How SSDs Work: Architecture, TLC vs. MLC NAND, & Endurance

By Published June 07, 2014 at 10:56 am

SSD Capacity, Channel Population, and Impact on Speed

Let's talk about the anatomy of a NAND Flash module and its impact on storage capacity. This is where the different fab processes and facilities can differ, but we retain overall standardized terminology and fundamentals across the consumer-class of SSDs. I'll be using Micron's newest 16nm MLC Flash NAND process as an example for this section, which is the very same NAND being used in Crucial's affordable SSDs that were released just recently.

Breaking down that name is a good starting block: "16nm MLC Flash NAND."

16nm - The "fab process" or physical size of the features on the silicon. This is regularly seen when discussing new GPUs and CPUs, like the jump from 32nm to 28nm process. The number is indicative of the smallest silicon incision on the semiconductor that the factory can make (think of this as a "cut" or "slice" of silicon). The size is normally directly correlated to the length of the gate for MOSFETs.

MLC - The NAND Flash type, which we'll define next in a large, separate section. These are often listed as "MLC" or "TLC" in consumer SSD applications, but also exist in "SLC" form for expensive Enterprise uses. The future of NAND includes 3D NAND (or VNAND), covered more in depth in the NAND Flash Types section below. "MLC" stands for multi-level cell, TLC for triple-level cell, and SLC for single-level cell. Again, the precise meaning of these words will be explored shortly.

With that defined, we can move on to channels, dies, and capacity calculations. Here's another very simple graphic using Micron's 128Gb Flash:

simple-ssd-2

In this one, we've split the Flash dies into four pieces. Most modern controllers (like Gen3 SandForce, the newest Samsung controllers) operate at peak performance when speaking to a maximum of four dies per channel. We've got a fully-populated channel and controller configuration here, so the hypothetical Flash controller will be under maximum spec.

Capacity is measured in gigabits (Gb) for Flash and DRAM modules. There are eight bits in a byte, so 128Gb is equal to 16GB (128 / 8 = 16). With eight channels and four dies per channel, we've got 16GB * 4 dies * 8 channels = 512GB. You'll notice that the image is labeled as "480GB SSD," though, so we've got 32GB missing. That's because all SSDs reserve some of the Flash for "overprovisioning," which I've previously discussed in-depth here and here, in the SandForce Gen3 announcement. The industry average for consumers is about 7% overprovisioned space, but this varies greatly depending on a particular drive's target user.

We're not going to dive too deep into overprovisioning in this post -- mostly because I've already done it -- but will save that for the next article in the series. I don't want to make things too overwhelming in part one.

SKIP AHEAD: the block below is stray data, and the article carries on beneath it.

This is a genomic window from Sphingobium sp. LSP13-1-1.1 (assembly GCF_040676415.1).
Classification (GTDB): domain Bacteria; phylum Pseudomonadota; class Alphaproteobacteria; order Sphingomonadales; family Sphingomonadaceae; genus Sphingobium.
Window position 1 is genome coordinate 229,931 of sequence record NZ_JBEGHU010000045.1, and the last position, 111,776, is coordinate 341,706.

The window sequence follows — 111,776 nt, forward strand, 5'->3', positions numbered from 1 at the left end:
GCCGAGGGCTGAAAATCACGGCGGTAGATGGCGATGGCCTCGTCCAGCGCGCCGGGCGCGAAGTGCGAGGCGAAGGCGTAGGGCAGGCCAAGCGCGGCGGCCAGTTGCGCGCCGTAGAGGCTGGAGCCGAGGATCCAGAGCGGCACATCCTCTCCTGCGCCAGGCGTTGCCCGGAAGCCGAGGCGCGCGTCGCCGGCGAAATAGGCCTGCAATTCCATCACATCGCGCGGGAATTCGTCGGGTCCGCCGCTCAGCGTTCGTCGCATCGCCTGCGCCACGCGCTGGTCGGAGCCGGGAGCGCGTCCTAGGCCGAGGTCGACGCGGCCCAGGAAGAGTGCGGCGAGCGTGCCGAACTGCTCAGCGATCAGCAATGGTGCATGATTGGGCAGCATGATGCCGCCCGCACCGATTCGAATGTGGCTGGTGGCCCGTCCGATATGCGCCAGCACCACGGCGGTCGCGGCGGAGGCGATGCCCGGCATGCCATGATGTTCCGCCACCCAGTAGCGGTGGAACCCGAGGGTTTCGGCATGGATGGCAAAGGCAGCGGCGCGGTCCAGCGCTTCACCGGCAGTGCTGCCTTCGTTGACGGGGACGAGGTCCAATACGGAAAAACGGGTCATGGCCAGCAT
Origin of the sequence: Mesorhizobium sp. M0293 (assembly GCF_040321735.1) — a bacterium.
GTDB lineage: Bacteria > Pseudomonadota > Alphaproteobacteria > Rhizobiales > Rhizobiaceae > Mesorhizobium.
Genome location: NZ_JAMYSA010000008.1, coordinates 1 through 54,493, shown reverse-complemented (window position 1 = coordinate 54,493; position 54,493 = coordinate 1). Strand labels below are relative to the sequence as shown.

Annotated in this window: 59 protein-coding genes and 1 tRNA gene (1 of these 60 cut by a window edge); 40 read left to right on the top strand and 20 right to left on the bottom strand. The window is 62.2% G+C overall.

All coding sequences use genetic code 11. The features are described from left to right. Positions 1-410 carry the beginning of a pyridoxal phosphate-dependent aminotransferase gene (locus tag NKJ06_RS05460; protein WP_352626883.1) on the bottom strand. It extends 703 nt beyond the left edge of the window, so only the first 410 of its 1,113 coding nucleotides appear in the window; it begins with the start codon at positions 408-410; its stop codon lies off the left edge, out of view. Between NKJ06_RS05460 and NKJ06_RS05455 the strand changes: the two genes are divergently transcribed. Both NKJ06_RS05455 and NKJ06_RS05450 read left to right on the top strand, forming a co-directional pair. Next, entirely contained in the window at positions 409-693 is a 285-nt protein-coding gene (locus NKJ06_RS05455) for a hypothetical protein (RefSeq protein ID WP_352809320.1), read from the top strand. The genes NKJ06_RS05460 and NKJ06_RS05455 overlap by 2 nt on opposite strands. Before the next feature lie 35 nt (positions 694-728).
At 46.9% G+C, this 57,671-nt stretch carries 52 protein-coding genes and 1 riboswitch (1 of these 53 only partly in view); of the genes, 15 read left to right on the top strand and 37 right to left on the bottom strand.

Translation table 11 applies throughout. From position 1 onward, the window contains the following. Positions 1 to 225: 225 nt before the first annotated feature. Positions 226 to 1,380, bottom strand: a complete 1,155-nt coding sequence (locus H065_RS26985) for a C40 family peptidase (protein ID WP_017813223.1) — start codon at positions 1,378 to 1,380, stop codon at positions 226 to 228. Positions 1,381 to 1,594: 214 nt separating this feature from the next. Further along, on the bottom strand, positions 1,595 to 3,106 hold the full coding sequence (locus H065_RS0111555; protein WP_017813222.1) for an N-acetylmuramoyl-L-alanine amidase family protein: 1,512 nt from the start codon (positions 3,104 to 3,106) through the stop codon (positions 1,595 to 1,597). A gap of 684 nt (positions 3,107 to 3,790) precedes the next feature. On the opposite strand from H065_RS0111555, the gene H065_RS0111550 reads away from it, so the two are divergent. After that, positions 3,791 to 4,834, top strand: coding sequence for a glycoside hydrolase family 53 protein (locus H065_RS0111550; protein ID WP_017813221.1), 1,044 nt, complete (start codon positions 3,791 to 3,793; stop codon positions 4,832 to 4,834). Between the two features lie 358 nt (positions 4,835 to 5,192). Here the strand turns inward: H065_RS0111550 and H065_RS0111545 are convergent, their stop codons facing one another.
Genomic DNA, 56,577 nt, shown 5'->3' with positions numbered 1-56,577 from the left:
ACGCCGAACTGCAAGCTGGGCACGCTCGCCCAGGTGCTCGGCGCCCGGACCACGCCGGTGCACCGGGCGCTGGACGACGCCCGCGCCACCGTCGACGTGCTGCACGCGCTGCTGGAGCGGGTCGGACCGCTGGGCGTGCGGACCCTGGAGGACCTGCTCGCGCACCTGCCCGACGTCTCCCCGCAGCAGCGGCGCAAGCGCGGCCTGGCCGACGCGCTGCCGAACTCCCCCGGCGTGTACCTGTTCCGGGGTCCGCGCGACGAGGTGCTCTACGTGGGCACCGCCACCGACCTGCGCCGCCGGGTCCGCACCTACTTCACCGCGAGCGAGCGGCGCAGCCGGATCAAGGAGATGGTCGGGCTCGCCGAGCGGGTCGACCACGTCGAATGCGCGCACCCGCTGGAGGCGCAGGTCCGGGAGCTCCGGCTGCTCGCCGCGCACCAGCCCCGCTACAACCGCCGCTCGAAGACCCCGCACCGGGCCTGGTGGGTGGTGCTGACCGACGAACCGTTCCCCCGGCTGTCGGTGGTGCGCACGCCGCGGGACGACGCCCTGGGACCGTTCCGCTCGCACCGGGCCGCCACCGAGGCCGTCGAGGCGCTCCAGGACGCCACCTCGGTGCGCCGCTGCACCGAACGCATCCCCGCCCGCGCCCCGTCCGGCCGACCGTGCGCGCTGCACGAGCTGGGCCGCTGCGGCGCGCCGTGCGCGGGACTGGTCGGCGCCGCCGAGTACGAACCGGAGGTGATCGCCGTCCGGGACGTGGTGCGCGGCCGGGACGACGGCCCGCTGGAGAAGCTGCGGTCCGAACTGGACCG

The very short of it is this: Overprovisioned (OP) space is used for background "swapping," part of the wear-leveling and garbage collection processes, and ensures extended life of the SSD. The overprovisioned space on modern SF Gen3 controllers (and presumably the impending Samsung controllers) can also be "called into action" from the reserves when part of the NAND goes bad. A single bad block can render an entire SSD useless, so this sort of "back-up NAND" that is reserved in OP would champion error-heavy blocks and continue operating normally. Using SMART attributes, we are able to determine once this call to the reserves has happened. It is always advisable to replace the device immediately after the reserve begins seeing use.

With our hypothetical controller being fully saturated on its eight channels with 32 dies, speed, efficiency, and capacity will be at their maximum spec. Because NAND is now being fabricated at the 128Gb capacity, it is likely that the cost of 480GB SSDs will drop as they become more desirable and standardized in the industry; we saw this same shift from 120GB to 240GB just recently. The reason 64GB SSDs have largely vanished is tied to the NAND capacity: it is no longer cost-effective for manufacturers to make 64GB SSDs, especially given the decrease in performance with fewer dies on the PCB. A 64GB SSD with 128Gb Flash would be 4x128Gb dies, not even a quarter of the maximum channel saturation of a modern controller. The controller would be hamstrung.

But there's a lot more to it than this.

What's Inside the NAND Flash Module - Planes, Blocks, & SSD Architecture

Here's another graphic I made to aid this discussion: